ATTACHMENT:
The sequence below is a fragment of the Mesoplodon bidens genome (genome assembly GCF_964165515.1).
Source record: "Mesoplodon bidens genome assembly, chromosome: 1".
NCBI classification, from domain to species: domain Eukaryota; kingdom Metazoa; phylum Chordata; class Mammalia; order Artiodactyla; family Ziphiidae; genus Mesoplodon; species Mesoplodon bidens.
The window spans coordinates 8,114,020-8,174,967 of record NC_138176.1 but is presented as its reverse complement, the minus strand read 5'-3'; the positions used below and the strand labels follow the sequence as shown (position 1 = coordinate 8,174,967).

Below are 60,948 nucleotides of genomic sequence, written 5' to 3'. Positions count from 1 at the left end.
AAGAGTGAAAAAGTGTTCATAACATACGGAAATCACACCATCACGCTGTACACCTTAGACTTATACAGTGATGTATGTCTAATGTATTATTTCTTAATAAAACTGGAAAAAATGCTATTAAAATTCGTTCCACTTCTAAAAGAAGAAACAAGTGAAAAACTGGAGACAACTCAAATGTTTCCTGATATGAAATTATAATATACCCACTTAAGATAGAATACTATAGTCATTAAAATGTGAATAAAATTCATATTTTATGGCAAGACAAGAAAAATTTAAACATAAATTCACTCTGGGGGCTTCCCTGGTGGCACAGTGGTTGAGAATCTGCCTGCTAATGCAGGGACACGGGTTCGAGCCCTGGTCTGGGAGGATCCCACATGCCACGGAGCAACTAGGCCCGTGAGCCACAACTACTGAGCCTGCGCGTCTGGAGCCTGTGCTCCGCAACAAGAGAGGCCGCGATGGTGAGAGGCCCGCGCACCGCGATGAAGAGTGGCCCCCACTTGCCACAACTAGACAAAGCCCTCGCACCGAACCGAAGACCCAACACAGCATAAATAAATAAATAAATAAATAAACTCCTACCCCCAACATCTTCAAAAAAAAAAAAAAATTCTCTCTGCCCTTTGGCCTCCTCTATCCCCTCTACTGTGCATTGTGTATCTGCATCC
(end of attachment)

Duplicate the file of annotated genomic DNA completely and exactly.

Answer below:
The sequence below is a fragment of the Mesoplodon bidens genome (genome assembly GCF_964165515.1).
Source record: "Mesoplodon bidens genome assembly, chromosome: 1".
NCBI classification, from domain to species: domain Eukaryota; kingdom Metazoa; phylum Chordata; class Mammalia; order Artiodactyla; family Ziphiidae; genus Mesoplodon; species Mesoplodon bidens.
The window spans coordinates 8,114,020-8,174,967 of record NC_138176.1 but is presented as its reverse complement, the minus strand read 5'-3'; the positions used below and the strand labels follow the sequence as shown (position 1 = coordinate 8,174,967).

Below are 60,948 nucleotides of genomic sequence, written 5' to 3'. Positions count from 1 at the left end.
AAGAGTGAAAAAGTGTTCATAACATACGGAAATCACACCATCACGCTGTACACCTTAGACTTATACAGTGATGTATGTCTAATGTATTATTTCTTAATAAAACTGGAAAAAATGCTATTAAAATTCGTTCCACTTCTAAAAGAAGAAACAAGTGAAAAACTGGAGACAACTCAAATGTTTCCTGATATGAAATTATAATATACCCACTTAAGATAGAATACTATAGTCATTAAAATGTGAATAAAATTCATATTTTATGGCAAGACAAGAAAAATTTAAACATAAATTCACTCTGGGGGCTTCCCTGGTGGCACAGTGGTTGAGAATCTGCCTGCTAATGCAGGGACACGGGTTCGAGCCCTGGTCTGGGAGGATCCCACATGCCACGGAGCAACTAGGCCCGTGAGCCACAACTACTGAGCCTGCGCGTCTGGAGCCTGTGCTCCGCAACAAGAGAGGCCGCGATGGTGAGAGGCCCGCGCACCGCGATGAAGAGTGGCCCCCACTTGCCACAACTAGACAAAGCCCTCGCACCGAACCGAAGACCCAACACAGCATAAATAAATAAATAAATAAATAAACTCCTACCCCCAACATCTTCAAAAAAAAAAAAAAATTCTCTCTGCCCTTTGGCCTCCTCTATCCCCTCTACTGTGCATTGTGTATCTGCATCC